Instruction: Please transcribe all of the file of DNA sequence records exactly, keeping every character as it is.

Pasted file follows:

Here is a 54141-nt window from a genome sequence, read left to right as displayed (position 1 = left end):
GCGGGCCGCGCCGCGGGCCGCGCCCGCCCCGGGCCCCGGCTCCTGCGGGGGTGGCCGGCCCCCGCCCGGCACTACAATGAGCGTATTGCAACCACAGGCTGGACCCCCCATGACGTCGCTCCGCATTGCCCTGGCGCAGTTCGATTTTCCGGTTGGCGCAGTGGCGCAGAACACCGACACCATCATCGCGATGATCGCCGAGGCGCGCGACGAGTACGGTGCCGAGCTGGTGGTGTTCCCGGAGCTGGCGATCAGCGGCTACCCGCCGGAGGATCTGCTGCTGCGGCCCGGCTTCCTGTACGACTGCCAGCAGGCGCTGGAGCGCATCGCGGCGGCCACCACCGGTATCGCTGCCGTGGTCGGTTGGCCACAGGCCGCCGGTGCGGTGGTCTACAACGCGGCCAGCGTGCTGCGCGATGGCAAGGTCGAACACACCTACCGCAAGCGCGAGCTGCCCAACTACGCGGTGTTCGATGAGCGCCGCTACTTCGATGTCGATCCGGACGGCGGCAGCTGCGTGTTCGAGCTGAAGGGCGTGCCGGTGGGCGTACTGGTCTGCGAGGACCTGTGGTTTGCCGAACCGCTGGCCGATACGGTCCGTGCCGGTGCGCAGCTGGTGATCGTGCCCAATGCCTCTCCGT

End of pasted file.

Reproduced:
Here is a 54141-nt window from a genome sequence, read left to right as displayed (position 1 = left end):
GCGGGCCGCGCCGCGGGCCGCGCCCGCCCCGGGCCCCGGCTCCTGCGGGGGTGGCCGGCCCCCGCCCGGCACTACAATGAGCGTATTGCAACCACAGGCTGGACCCCCCATGACGTCGCTCCGCATTGCCCTGGCGCAGTTCGATTTTCCGGTTGGCGCAGTGGCGCAGAACACCGACACCATCATCGCGATGATCGCCGAGGCGCGCGACGAGTACGGTGCCGAGCTGGTGGTGTTCCCGGAGCTGGCGATCAGCGGCTACCCGCCGGAGGATCTGCTGCTGCGGCCCGGCTTCCTGTACGACTGCCAGCAGGCGCTGGAGCGCATCGCGGCGGCCACCACCGGTATCGCTGCCGTGGTCGGTTGGCCACAGGCCGCCGGTGCGGTGGTCTACAACGCGGCCAGCGTGCTGCGCGATGGCAAGGTCGAACACACCTACCGCAAGCGCGAGCTGCCCAACTACGCGGTGTTCGATGAGCGCCGCTACTTCGATGTCGATCCGGACGGCGGCAGCTGCGTGTTCGAGCTGAAGGGCGTGCCGGTGGGCGTACTGGTCTGCGAGGACCTGTGGTTTGCCGAACCGCTGGCCGATACGGTCCGTGCCGGTGCGCAGCTGGTGATCGTGCCCAATGCCTCTCCGT